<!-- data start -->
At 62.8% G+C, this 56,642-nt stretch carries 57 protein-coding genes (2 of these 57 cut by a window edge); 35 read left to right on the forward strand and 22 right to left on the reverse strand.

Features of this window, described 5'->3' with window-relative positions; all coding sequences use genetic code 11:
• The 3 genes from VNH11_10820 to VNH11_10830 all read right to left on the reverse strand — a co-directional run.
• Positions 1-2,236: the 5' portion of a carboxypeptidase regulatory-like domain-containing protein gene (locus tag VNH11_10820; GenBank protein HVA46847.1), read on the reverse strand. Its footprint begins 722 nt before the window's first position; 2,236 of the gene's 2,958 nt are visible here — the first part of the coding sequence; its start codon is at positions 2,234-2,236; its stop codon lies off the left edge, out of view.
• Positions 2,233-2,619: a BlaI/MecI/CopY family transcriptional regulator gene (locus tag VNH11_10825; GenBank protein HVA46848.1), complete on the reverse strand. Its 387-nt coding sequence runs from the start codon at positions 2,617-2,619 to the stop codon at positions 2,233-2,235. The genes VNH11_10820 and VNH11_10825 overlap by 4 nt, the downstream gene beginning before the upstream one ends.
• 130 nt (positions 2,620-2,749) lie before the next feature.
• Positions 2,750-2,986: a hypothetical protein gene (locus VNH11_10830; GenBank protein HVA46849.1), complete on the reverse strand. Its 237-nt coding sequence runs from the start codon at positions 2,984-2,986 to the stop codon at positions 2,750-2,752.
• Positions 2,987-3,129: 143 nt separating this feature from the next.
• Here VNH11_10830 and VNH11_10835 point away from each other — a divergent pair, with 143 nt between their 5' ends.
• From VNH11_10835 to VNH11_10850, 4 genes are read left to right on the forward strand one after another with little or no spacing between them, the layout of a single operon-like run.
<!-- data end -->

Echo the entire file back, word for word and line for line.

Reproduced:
At 62.8% G+C, this 56,642-nt stretch carries 57 protein-coding genes (2 of these 57 cut by a window edge); 35 read left to right on the forward strand and 22 right to left on the reverse strand.

Features of this window, described 5'->3' with window-relative positions; all coding sequences use genetic code 11:
• The 3 genes from VNH11_10820 to VNH11_10830 all read right to left on the reverse strand — a co-directional run.
• Positions 1-2,236: the 5' portion of a carboxypeptidase regulatory-like domain-containing protein gene (locus tag VNH11_10820; GenBank protein HVA46847.1), read on the reverse strand. Its footprint begins 722 nt before the window's first position; 2,236 of the gene's 2,958 nt are visible here — the first part of the coding sequence; its start codon is at positions 2,234-2,236; its stop codon lies off the left edge, out of view.
• Positions 2,233-2,619: a BlaI/MecI/CopY family transcriptional regulator gene (locus tag VNH11_10825; GenBank protein HVA46848.1), complete on the reverse strand. Its 387-nt coding sequence runs from the start codon at positions 2,617-2,619 to the stop codon at positions 2,233-2,235. The genes VNH11_10820 and VNH11_10825 overlap by 4 nt, the downstream gene beginning before the upstream one ends.
• 130 nt (positions 2,620-2,749) lie before the next feature.
• Positions 2,750-2,986: a hypothetical protein gene (locus VNH11_10830; GenBank protein HVA46849.1), complete on the reverse strand. Its 237-nt coding sequence runs from the start codon at positions 2,984-2,986 to the stop codon at positions 2,750-2,752.
• Positions 2,987-3,129: 143 nt separating this feature from the next.
• Here VNH11_10830 and VNH11_10835 point away from each other — a divergent pair, with 143 nt between their 5' ends.
• From VNH11_10835 to VNH11_10850, 4 genes are read left to right on the forward strand one after another with little or no spacing between them, the layout of a single operon-like run.